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Consider Remarketing as Part of your Digital Strategy

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Have you ever searched for a topic online, went to a relatable website and then left the site – only to see a targeted ad that relates to what you initially searched for? It’s not just your imagination. It’s actually called Remarketing. Remarketing is something that online consumers often encounter but probably are unfamiliar with.

By definition, Google AdWords defines Remarketing as:

“…reaching people who have previously visited a website. It shows the previous visitors ads that are tailored to them based on which sections of the site they visited. The ads appear to them as they browse other sites that are part of the Google Display Network or as they search for terms related to your products on Google.”

The central principle of remarketing is to maintain the attention of people who have already expressed an interest in what you are advertising, as opposed to just trying to raise awareness about the business. When Kayak created a remarketing strategy, the site began to see an increase in not only traffic, but in sales. People who visited the website continued to see Kayak ads even after they left. This is how I discovered the effectiveness of remarketing.

After doing some initial research for flights to escape the frigid East Coast, I headed to my favorite blog site. Prior to that, I visited Kayak.com and American Airlines to compare pricing. While on the blog site, I came across a rotating ad, which showed me all of the flights that I looked at previously.

I then went back to Kayak.com to purchase – after the ad mentioned that there were only 3 seats remaining on my preferred flight. I’m sure you are wondering how they were able to track my viewing history. Well, after the implementation of the Cookie Law – which states that websites must tell visitors that they will use cookies and provide them with an opt-out function – advertisers have been able to use this information to collect the cookies of each visitor and use it to their advantage.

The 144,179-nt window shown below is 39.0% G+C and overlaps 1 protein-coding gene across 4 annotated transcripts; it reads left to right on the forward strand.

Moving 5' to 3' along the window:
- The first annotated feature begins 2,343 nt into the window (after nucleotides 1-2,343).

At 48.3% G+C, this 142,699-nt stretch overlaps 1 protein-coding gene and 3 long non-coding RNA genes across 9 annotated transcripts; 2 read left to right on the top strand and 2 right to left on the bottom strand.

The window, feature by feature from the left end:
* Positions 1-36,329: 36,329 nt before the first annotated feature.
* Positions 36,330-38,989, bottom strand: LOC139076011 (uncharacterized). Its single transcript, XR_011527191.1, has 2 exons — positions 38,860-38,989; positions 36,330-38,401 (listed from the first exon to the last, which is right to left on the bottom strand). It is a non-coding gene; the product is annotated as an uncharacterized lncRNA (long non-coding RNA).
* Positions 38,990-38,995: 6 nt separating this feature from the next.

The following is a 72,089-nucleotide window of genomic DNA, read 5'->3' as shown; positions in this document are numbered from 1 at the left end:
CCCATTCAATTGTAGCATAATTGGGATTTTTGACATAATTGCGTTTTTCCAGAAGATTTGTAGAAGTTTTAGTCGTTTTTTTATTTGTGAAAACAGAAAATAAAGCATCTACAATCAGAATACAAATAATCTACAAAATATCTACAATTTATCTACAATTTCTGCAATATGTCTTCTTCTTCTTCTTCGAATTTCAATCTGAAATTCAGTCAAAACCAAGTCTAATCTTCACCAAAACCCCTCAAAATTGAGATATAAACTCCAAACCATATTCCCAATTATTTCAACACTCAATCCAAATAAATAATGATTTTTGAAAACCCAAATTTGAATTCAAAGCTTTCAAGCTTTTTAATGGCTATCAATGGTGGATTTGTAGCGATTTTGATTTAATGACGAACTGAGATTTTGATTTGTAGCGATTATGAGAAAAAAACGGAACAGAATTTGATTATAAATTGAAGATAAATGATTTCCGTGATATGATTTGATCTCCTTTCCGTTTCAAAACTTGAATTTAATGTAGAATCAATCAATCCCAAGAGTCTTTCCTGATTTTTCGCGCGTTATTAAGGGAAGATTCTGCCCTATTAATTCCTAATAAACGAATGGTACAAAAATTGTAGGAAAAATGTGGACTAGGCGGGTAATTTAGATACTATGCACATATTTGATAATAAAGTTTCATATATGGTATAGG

Remarketing has continued to thrive online – though it originally began as an offline strategy (think Loyalty Marketing). Remarketing allows you to:

  1. Reach people and persuade them to immediately purchase with a promising ROI.
  1. Build creative, targeted lists based on information collected. Your lists will vary according to buyer personas. For example, is the buyer just an “all-around” fan of all Apple products or do you they tend to frequent the iPhone section of Apple.com? Furthermore, be sure to consider their shopping cart for clues as well as a personalized member section if applicable. Lists can also be created with celebrations in mind such as the Holidays and Back to School campaigns.
  1. Attract millions of people with a smaller initial cost compared to other forms of paid search. Think about all of the people who visit Google daily. Over 2 million websites and mobile apps are apart of the Google Display Network.
  1. Have control over design and creation by utilizing the various images, text and video options available to you. Keep in mind that the design should be in sync with the rest of your brand.
  1. Determine where and how your ad is performing – all while keeping your budget in tact and overseeing analytics related to your ad (for future testing purposes).